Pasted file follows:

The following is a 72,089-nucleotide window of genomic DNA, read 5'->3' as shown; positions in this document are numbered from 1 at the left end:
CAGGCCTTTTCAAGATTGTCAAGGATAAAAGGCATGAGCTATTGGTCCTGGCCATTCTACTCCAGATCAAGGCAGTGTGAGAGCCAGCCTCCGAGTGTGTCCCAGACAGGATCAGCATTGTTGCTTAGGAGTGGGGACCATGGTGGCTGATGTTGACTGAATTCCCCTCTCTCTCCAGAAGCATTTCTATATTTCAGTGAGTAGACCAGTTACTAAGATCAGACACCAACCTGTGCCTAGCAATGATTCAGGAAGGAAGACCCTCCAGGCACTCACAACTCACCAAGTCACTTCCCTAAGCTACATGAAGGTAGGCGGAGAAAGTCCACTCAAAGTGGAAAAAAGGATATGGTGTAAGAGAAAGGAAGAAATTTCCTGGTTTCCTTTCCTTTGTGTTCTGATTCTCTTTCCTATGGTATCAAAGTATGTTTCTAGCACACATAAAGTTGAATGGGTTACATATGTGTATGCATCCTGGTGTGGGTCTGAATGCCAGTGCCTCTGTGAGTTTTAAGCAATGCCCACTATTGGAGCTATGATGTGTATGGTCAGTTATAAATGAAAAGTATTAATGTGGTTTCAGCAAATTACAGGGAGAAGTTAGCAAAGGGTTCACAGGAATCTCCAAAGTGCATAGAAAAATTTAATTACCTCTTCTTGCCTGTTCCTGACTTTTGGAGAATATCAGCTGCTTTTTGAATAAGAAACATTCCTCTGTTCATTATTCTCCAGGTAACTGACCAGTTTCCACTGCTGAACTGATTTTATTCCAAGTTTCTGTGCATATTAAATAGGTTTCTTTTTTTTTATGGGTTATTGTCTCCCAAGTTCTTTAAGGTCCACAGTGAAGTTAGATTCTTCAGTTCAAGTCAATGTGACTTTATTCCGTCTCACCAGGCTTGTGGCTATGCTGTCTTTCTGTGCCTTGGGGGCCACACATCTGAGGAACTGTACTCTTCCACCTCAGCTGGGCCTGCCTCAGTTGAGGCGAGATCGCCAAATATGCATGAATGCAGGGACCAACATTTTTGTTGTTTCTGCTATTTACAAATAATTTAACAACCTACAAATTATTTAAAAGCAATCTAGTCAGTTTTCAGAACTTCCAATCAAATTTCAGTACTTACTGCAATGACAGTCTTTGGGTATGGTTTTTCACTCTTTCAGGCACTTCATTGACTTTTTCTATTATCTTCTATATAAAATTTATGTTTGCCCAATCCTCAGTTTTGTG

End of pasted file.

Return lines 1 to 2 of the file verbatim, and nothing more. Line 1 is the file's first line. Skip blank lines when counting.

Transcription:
The following is a 72,089-nucleotide window of genomic DNA, read 5'->3' as shown; positions in this document are numbered from 1 at the left end:
CAGGCCTTTTCAAGATTGTCAAGGATAAAAGGCATGAGCTATTGGTCCTGGCCATTCTACTCCAGATCAAGGCAGTGTGAGAGCCAGCCTCCGAGTGTGTCCCAGACAGGATCAGCATTGTTGCTTAGGAGTGGGGACCATGGTGGCTGATGTTGACTGAATTCCCCTCTCTCTCCAGAAGCATTTCTATATTTCAGTGAGTAGACCAGTTACTAAGATCAGACACCAACCTGTGCCTAGCAATGATTCAGGAAGGAAGACCCTCCAGGCACTCACAACTCACCAAGTCACTTCCCTAAGCTACATGAAGGTAGGCGGAGAAAGTCCACTCAAAGTGGAAAAAAGGATATGGTGTAAGAGAAAGGAAGAAATTTCCTGGTTTCCTTTCCTTTGTGTTCTGATTCTCTTTCCTATGGTATCAAAGTATGTTTCTAGCACACATAAAGTTGAATGGGTTACATATGTGTATGCATCCTGGTGTGGGTCTGAATGCCAGTGCCTCTGTGAGTTTTAAGCAATGCCCACTATTGGAGCTATGATGTGTATGGTCAGTTATAAATGAAAAGTATTAATGTGGTTTCAGCAAATTACAGGGAGAAGTTAGCAAAGGGTTCACAGGAATCTCCAAAGTGCATAGAAAAATTTAATTACCTCTTCTTGCCTGTTCCTGACTTTTGGAGAATATCAGCTGCTTTTTGAATAAGAAACATTCCTCTGTTCATTATTCTCCAGGTAACTGACCAGTTTCCACTGCTGAACTGATTTTATTCCAAGTTTCTGTGCATATTAAATAGGTTTCTTTTTTTTTATGGGTTATTGTCTCCCAAGTTCTTTAAGGTCCACAGTGAAGTTAGATTCTTCAGTTCAAGTCAATGTGACTTTATTCCGTCTCACCAGGCTTGTGGCTATGCTGTCTTTCTGTGCCTTGGGGGCCACACATCTGAGGAACTGTACTCTTCCACCTCAGCTGGGCCTGCCTCAGTTGAGGCGAGATCGCCAAATATGCATGAATGCAGGGACCAACATTTTTGTTGTTTCTGCTATTTACAAATAATTTAACAACCTACAAATTATTTAAAAGCAATCTAGTCAGTTTTCAGAACTTCCAATCAAATTTCAGTACTTACTGCAATGACAGTCTTTGGGTATGGTTTTTCACTCTTTCAGGCACTTCATTGACTTTTTCTATTATCTTCTATATAAAATTTATGTTTGCCCAATCCTCAGTTTTGTG